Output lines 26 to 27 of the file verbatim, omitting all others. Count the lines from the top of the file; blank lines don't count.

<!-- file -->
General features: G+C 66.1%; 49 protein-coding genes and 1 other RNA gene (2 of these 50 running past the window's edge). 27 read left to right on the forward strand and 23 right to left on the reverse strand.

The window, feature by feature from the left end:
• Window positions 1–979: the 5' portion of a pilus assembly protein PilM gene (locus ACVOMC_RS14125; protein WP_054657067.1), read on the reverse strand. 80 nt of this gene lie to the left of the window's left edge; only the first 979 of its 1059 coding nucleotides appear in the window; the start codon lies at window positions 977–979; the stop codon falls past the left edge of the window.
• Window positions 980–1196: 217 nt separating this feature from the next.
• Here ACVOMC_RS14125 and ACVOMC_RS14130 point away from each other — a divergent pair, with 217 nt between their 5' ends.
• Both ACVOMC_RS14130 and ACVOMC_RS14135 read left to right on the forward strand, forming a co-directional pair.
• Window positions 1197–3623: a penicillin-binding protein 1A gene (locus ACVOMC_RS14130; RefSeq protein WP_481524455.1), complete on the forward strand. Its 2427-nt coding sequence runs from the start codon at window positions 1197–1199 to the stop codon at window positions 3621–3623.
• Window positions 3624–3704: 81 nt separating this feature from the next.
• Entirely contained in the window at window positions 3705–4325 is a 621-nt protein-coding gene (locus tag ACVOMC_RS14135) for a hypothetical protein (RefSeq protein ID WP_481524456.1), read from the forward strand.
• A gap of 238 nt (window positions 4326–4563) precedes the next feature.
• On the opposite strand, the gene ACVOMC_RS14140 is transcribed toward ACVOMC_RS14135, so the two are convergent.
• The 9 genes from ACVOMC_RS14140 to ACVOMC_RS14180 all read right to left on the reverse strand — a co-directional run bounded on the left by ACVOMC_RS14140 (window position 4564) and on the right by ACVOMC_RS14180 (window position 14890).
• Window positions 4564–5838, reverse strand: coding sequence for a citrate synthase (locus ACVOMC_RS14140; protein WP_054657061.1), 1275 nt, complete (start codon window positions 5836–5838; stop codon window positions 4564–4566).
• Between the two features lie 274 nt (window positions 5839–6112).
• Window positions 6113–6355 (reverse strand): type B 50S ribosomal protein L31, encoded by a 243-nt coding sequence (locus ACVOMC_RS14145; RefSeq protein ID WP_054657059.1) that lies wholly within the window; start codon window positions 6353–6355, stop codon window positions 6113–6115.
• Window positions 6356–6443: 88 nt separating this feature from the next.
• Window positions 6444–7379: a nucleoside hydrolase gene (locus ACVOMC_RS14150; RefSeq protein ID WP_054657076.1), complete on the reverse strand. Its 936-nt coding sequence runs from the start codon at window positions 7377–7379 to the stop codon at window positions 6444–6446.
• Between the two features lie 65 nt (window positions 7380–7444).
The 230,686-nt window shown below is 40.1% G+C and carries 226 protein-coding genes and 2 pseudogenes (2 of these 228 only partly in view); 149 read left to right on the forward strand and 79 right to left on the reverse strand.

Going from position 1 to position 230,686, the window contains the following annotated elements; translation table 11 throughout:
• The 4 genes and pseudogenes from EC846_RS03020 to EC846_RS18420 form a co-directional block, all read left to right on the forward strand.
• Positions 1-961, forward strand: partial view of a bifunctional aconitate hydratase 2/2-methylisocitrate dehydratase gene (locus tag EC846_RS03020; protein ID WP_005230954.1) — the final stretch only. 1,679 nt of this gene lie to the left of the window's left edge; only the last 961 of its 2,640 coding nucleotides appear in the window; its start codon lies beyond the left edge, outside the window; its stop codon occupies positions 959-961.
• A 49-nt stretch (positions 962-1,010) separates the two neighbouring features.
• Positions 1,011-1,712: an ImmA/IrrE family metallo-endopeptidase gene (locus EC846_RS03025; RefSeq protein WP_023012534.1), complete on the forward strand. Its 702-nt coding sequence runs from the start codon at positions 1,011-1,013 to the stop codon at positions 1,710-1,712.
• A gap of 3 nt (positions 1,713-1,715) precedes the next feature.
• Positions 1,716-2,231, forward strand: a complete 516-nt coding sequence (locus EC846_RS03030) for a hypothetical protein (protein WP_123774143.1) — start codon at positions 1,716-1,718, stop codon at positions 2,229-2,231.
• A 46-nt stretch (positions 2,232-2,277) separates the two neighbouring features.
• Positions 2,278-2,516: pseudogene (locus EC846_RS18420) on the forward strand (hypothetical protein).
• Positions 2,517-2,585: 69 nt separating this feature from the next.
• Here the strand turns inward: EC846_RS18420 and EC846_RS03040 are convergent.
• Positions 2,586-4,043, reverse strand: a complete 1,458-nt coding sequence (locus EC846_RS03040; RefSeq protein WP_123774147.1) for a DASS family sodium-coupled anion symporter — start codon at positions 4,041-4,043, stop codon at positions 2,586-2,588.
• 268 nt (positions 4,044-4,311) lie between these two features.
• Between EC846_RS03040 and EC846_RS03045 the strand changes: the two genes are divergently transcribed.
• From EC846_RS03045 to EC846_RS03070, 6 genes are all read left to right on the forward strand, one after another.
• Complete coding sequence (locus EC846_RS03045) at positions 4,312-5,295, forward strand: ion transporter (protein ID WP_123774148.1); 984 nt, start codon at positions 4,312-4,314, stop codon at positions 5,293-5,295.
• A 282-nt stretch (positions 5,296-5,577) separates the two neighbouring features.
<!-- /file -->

• Positions 1,716-2,231, forward strand: a complete 516-nt coding sequence (locus EC846_RS03030) for a hypothetical protein (protein WP_123774143.1) — start codon at positions 1,716-1,718, stop codon at positions 2,229-2,231.
• A 46-nt stretch (positions 2,232-2,277) separates the two neighbouring features.